Another hate-crime survivor featured in the documentary is “Anya,” a 21-year-old Muslim whose uncle threatens to tell her family that she’s a lesbian. In exchange for his silence, he demands that she have sex with him. “Anya’s” father is a powerful government official, and “Anya” is certain that her father will have her killed if he finds out that she’s a lesbian. The documentary shows how the LGBTQ activist group helped “Anya” escape to an undisclosed location, but there are unexpected problems that occur with this rescue mission.
“Akhmad” is a 30-year-old hate-crime survivor who relocates to Canada. Out of all the survivors featured in the documentary, he gets the least amount of screen time, because the film shows him toward the end of his shelter stay and how he eventually leaves the shelter to move to Canada. It’s mentioned in the documentary that each shelter resident can stay for a maximum of 14 or 15 days. Although the Russian LGBTQ activists get help from LGBTQ activist groups in many other countries, not having enough money is a constant challenge in being able to continue the work.
Isteev is very clear about what’s at stake for LGBTQ people in Russia: “Being gay, lesbian and transgender in Russia can get you killed or maimed. And no one will be held accountable for it.” Although it’s not explicitly stated in the movie, Isteev and Baranova being filmed for this documentary with their real names can put their lives in danger.
Isteev’s personal life is not shown at all in the film, but Baranova is filmed with her son Filip (who looks to be about 5 or 6 years old when this movie was filmed) and some of her LGBTQ friends. Baranova says that she wants Filip to know that there are other LGBTQ families like theirs, so he won’t grow up with the same feelings that other people have that LGBTQ people are “abnormal” and should be hidden away in shame.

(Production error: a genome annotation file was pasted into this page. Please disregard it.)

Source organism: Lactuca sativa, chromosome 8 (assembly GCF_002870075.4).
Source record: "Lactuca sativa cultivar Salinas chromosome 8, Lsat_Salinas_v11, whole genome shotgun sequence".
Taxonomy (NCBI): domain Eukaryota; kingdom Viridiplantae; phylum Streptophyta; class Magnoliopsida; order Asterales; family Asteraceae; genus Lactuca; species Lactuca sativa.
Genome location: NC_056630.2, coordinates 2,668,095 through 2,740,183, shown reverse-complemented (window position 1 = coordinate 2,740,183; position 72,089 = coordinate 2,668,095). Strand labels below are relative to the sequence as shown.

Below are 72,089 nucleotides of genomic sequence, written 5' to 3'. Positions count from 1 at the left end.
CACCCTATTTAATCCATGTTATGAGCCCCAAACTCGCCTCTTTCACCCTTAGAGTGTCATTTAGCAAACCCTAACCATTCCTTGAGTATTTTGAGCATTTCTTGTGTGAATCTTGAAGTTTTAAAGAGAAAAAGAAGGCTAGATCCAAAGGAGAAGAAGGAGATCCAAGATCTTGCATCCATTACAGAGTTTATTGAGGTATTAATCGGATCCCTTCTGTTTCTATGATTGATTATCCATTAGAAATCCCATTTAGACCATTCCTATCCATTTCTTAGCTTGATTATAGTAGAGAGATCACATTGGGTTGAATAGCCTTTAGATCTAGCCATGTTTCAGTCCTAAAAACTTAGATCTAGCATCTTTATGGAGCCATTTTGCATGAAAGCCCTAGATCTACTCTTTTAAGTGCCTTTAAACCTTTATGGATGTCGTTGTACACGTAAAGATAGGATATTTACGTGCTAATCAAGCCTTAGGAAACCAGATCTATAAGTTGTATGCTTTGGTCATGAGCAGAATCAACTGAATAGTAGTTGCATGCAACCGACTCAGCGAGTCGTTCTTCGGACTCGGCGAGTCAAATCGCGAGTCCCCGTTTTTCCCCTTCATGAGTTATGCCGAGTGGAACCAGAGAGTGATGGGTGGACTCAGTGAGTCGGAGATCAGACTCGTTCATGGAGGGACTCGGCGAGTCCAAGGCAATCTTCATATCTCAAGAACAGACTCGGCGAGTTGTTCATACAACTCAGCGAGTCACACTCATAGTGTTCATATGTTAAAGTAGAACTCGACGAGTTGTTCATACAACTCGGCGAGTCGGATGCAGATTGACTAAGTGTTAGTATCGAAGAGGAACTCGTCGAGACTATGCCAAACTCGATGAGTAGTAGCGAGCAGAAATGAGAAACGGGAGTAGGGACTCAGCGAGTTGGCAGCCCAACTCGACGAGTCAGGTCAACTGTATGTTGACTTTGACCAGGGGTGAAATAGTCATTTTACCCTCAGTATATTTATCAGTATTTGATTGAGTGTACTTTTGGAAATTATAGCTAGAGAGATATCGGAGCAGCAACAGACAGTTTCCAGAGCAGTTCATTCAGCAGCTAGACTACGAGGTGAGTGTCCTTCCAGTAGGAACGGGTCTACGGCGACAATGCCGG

Because most of the documentary is in the Russian language (with translated subtitles) and because the people in “Welcome to Chechyna” speak in calm, measured tones, some viewers might think the movie is “boring,” compared to other movies that would cover the topic of LGBTQ persecution. But if you have the patience and interest in looking at the movie for what it really is, there’s a quiet desperation that people have in this documentary that is no less impactful than Americans who loudly shout about their own rights and are ready to file complaints if they feel their rights have been violated.
“Welcome to Chechyna” accurately shows the repressed social behavior in a culture that’s ruled by a government that doesn’t allow street protests, legal recourse or freedom of speech for certain issues in the same way that other countries do. The only real moment of emotional hysteria in the documentary comes when one of the male residents of the LGBTQ shelter attempts suicide by cutting his wrist with a razor blade, and the panicked residents react to this suicide attempt in various ways. The shelter leaders make the agonizing decision not to get professional medical help because it would expose the location of the shelter.
Even though the emotions in “Welcome to Chechnya” are more muted than if this movie had been made about Americans or other Europeans, that doesn’t mean that the Russian people in this documentary are less passionate about fighting for their rights. They face more uphill battles than they would in many other countries.
And the documentary shows how much survivors have to sacrifice if they take the chance of starting new lives in other countries: They almost always have to leave their families and other loved ones behind. And they usually have to cut off contact with their families and other loved ones permanently, since the families left behind in Russia will be under government surveillance to track down the LGBTQ families members who escaped.
“Welcome to Chechnya” is nothing short of sounding the alarm that there is a modern-day holocaust of LGBTQ people. Baranova puts it bluntly when she says: “A group of people is identified without charge or trial. [Ramzan] Kadyrov and his people openly say that they are cleansing the republic.”
HBO premiered “Welcome to Chechnya” on June 30, 2020.